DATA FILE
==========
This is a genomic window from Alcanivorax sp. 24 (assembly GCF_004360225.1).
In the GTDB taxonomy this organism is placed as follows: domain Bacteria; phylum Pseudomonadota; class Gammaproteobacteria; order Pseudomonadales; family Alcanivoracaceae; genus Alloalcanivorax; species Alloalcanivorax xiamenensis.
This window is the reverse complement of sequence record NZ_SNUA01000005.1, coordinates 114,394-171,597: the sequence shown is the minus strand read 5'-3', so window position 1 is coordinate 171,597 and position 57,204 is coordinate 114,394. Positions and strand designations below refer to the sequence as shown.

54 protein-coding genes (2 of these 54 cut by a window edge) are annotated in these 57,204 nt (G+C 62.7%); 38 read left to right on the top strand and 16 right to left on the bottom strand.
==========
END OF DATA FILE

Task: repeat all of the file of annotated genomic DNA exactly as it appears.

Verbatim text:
This is a genomic window from Alcanivorax sp. 24 (assembly GCF_004360225.1).
In the GTDB taxonomy this organism is placed as follows: domain Bacteria; phylum Pseudomonadota; class Gammaproteobacteria; order Pseudomonadales; family Alcanivoracaceae; genus Alloalcanivorax; species Alloalcanivorax xiamenensis.
This window is the reverse complement of sequence record NZ_SNUA01000005.1, coordinates 114,394-171,597: the sequence shown is the minus strand read 5'-3', so window position 1 is coordinate 171,597 and position 57,204 is coordinate 114,394. Positions and strand designations below refer to the sequence as shown.

54 protein-coding genes (2 of these 54 cut by a window edge) are annotated in these 57,204 nt (G+C 62.7%); 38 read left to right on the top strand and 16 right to left on the bottom strand.